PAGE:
By Thomas C Greene in Dublin
20th February 2007
Review: Microsoft has gone out on a limb to promote Vista not merely as
"the most secure version of Windows ever" (every recent version is
marketed with that tired slogan), but for the first time as an
adequately secure version of Windows. "We've got the message and we've
done our homework", the company says. So let's see if the reality lives
up to the marketing hype.
As Billg likes to point out, Windows is the platform on which 90 per
cent of the computing industry builds, and this naturally means that
it's the platform on which 90 per cent of spyware, adware, virus, worm,
and Trojan developers build. That translates into 90 per cent of botnet
zombies, 90 per cent of spam relays, 90 per cent of spyware hosts, and
90 per cent of worm propagators. In a nutshell, Windows is
single-handedly responsible for turning the internet into the toxic
shithole of malware that it is today.
That's not going to change any time soon, no matter how good Vista's
security might be, but a version of Windows with truly adequate security
and privacy features would certainly be a step in the right direction.
And indeed, there have been improvements. For one thing, IE7, at least
on Vista, is no longer such a dangerous web browser. It may still be the
buggiest, the most easily exploited, and the most often exploited
browser in internet history, and probably will be forever, but it has
become safer to use, despite its many shortcomings. This is because MS
has finally addressed IE's single worst and most persistent security
blunder: its deep integration with the guts of the system. Browser woes
At last, MS has, in a sense, sandboxed IE on Vista. In IE7's new
protected mode (Vista only), which is enabled by default, IE is
restricted from writing to locations outside the browser cache without
the user's consent, even if the user has admin privileges. IE is
essentially denied write access to the wider file system and to much of
the registry. Hallelujah.
To oversimplify this, IE7 protected mode runs as a low-integrity process
which is restricted to writing to corresponding low-integrity locations,
where rights are minimal. A process started from such a location would
have very low rights, as would each child process it spawns. This helps
to reduce the impact of malware on the system overall. However, there is
a brokering mechanism that enables users to download files to any
location they have access to, or to install browser plugins and
extensions, and the like. So users are still invited to make a mess of
their systems, and no doubt many will, while Microsoft has a chance to
shift blame away from itself.
However, IE7 on Vista does still write to parts of the registry in
protected mode. And it appears to write to parts that MS says is won't.
The company says that "a low integrity process, such as Internet
Explorer in Protected Mode, can create and modify files in low integrity
folders". We are assured that such low integrity processes "cannot gain
write access to objects at higher integrity levels". And again, MS
emphasises that a low integrity process "can only write to low integrity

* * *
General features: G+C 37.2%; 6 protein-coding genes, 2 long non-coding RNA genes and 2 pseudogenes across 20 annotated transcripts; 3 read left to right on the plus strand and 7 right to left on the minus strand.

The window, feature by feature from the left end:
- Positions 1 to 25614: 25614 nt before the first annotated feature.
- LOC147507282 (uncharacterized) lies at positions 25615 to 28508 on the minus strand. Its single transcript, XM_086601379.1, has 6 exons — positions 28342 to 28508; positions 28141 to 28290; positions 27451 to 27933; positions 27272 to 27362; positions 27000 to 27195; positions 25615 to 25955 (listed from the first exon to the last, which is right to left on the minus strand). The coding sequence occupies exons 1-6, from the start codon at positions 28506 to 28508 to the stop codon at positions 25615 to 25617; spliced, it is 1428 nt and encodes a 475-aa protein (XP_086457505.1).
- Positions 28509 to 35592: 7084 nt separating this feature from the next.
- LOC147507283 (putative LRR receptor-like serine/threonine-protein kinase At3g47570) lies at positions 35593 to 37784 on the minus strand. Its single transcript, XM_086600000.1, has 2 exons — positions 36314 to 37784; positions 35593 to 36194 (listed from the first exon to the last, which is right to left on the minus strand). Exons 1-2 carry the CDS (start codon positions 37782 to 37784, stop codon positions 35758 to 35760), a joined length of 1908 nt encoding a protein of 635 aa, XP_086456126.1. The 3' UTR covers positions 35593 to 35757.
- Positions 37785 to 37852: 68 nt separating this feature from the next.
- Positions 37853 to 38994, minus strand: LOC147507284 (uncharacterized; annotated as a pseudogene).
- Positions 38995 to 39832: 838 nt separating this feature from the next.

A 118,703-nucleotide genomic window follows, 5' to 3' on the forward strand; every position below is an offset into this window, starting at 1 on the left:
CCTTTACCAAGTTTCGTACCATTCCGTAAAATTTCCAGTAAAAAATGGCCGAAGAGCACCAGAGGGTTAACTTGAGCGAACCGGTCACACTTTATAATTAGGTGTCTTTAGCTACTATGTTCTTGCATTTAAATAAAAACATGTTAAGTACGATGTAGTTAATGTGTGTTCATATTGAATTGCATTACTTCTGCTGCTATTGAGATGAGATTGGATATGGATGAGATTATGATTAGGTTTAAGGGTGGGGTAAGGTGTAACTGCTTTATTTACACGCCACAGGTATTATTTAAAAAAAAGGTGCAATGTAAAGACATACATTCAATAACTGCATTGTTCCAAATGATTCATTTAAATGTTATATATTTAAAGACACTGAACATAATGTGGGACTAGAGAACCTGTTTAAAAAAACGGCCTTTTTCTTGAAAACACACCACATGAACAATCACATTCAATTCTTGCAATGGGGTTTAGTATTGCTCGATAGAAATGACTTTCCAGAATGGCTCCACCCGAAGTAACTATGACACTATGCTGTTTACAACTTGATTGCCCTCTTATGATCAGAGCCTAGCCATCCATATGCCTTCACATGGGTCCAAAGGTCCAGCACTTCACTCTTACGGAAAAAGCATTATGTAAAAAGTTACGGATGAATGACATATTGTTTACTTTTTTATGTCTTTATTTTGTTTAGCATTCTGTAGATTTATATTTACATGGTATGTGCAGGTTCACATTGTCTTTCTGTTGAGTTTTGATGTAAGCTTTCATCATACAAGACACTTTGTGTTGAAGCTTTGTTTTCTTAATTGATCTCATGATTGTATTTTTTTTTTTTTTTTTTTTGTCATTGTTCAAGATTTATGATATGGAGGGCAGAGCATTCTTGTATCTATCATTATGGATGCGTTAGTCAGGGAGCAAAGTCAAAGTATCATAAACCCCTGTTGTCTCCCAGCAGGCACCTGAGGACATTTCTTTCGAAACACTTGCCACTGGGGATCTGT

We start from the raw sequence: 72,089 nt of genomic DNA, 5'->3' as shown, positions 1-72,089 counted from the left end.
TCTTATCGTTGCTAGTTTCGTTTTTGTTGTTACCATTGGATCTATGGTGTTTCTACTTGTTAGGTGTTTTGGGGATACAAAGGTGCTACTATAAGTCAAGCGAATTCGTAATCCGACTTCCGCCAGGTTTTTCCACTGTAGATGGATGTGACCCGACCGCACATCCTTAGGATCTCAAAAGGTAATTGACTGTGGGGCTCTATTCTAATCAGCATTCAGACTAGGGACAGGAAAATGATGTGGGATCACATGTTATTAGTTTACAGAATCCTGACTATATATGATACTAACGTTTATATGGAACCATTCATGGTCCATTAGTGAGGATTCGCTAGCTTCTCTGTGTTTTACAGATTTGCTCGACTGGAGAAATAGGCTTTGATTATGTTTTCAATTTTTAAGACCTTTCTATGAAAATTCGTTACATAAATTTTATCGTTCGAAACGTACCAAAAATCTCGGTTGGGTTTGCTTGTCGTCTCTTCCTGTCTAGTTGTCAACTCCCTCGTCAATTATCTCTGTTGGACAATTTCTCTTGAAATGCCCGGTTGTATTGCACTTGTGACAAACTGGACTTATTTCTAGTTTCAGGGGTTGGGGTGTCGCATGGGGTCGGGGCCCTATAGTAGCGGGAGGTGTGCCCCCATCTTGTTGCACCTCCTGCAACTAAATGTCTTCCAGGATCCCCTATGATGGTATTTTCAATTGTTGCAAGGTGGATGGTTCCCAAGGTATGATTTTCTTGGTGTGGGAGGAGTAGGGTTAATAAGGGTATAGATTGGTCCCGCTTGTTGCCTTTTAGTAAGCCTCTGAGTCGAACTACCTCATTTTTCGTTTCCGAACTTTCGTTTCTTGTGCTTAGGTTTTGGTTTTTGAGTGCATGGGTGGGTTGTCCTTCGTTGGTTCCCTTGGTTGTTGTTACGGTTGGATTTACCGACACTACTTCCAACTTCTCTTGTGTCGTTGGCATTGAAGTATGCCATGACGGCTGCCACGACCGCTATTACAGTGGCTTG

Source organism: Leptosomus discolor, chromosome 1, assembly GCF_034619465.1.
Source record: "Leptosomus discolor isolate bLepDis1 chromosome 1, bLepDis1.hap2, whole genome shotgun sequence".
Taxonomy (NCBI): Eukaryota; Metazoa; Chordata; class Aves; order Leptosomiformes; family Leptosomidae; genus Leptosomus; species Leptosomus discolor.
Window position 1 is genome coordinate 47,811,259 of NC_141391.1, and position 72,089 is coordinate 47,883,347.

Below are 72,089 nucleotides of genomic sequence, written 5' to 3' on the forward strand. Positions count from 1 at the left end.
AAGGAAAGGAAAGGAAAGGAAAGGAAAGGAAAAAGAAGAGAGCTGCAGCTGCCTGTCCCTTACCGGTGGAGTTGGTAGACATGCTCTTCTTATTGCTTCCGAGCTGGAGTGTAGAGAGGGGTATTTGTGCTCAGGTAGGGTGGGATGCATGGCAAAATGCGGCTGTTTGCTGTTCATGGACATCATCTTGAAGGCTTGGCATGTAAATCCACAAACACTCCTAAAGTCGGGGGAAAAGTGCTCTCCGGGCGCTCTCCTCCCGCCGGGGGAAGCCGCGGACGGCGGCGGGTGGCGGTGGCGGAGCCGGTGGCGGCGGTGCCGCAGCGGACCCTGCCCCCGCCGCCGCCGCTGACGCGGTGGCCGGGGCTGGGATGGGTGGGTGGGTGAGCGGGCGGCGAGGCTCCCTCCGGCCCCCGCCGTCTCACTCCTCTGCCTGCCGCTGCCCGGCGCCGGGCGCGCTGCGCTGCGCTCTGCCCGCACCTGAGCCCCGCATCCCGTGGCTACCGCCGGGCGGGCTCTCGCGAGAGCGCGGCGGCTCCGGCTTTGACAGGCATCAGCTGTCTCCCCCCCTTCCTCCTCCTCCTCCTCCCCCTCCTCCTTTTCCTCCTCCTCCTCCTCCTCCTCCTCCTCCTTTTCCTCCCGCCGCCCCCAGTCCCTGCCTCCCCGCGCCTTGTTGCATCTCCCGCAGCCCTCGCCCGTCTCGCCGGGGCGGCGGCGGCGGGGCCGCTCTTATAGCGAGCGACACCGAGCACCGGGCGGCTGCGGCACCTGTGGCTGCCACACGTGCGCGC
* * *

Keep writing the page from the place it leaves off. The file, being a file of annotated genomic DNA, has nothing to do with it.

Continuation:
locations, such as the Temporary Internet Files\Low folder or the
So I tested this assurance. I ran IE in protected mode, typed a URL into
the location bar and went there. Then I opened regedit, and searched for
a string of text from that URL.
Sadly, IE7 is still stashing typed URLs in the registry, and not in the
...\LowRegistry location, either. I found them in
HKEY_CURRENT_USER\Software\Microsoft\Internet Explorer\TypedURLs (if you
want to fix this, navigate to the key in the left-hand pane of regedit
and right click, and choose permissions. Deny permission for each
account. That ought to delete all the entries and take care of all
related keys in one go).
No doubt one of those brokering mechanisms decided to write to that
location, because a URL hardly carries the risk of causing malicious
activity. So it's "safe", at least to some. But I wasn't asked if IE
could write anything there. It was done automatically. And this
behaviour does carry a security risk, if, like me, you think that user
privacy and data hygiene are at all related to computer security.
Surely, users should not have to hack their registry merely to purge
their browser's data traces once and for all.
Next, there is IE7's anti-phishing filter gimmick. I disabled it almost
immediately. It's very showy and it says, "Message: We Care", but I
found it more irritating than actually helpful. I think a lot of users
will disable it, and trust their instincts instead. Remember, if you put
your mouse pointer over a link, the actual URL will be displayed in the
status bar. The link may say Bank of America, but if the actual URL is
http://220.127.116.11/bankofamerica.com/u/0wn3d/dummy/ then it should
be pretty clear that it's a dodgy link.
IE7 also has a handy menu for deleting your history, cookies, cache, and
so on. This is similar to the Mickey Mouse privacy utility in Firefox.
Remember that these data traces are not securely wiped, but merely
deleted. They remain on your HDD until they happen to be overwritten.
Firefox will let you delete all that stuff automatically each time you
exit; IE won't: you have to do it manually. And remember, with IE your